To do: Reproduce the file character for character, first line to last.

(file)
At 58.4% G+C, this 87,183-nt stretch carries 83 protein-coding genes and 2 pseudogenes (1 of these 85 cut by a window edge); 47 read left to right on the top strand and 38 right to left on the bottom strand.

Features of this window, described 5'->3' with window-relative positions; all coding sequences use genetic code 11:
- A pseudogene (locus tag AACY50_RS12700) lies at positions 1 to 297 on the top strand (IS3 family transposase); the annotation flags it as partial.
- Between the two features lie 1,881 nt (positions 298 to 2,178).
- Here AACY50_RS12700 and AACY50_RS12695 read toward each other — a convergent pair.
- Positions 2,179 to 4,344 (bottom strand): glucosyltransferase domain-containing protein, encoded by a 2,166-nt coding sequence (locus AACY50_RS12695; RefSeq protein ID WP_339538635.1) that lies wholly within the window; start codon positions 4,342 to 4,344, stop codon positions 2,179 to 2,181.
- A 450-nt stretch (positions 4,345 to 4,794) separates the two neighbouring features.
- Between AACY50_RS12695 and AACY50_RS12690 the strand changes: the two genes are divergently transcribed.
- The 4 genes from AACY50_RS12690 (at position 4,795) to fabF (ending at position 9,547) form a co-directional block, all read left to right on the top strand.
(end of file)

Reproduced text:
At 58.4% G+C, this 87,183-nt stretch carries 83 protein-coding genes and 2 pseudogenes (1 of these 85 cut by a window edge); 47 read left to right on the top strand and 38 right to left on the bottom strand.

Features of this window, described 5'->3' with window-relative positions; all coding sequences use genetic code 11:
- A pseudogene (locus tag AACY50_RS12700) lies at positions 1 to 297 on the top strand (IS3 family transposase); the annotation flags it as partial.
- Between the two features lie 1,881 nt (positions 298 to 2,178).
- Here AACY50_RS12700 and AACY50_RS12695 read toward each other — a convergent pair.
- Positions 2,179 to 4,344 (bottom strand): glucosyltransferase domain-containing protein, encoded by a 2,166-nt coding sequence (locus AACY50_RS12695; RefSeq protein ID WP_339538635.1) that lies wholly within the window; start codon positions 4,342 to 4,344, stop codon positions 2,179 to 2,181.
- A 450-nt stretch (positions 4,345 to 4,794) separates the two neighbouring features.
- Between AACY50_RS12695 and AACY50_RS12690 the strand changes: the two genes are divergently transcribed.
- The 4 genes from AACY50_RS12690 (at position 4,795) to fabF (ending at position 9,547) form a co-directional block, all read left to right on the top strand.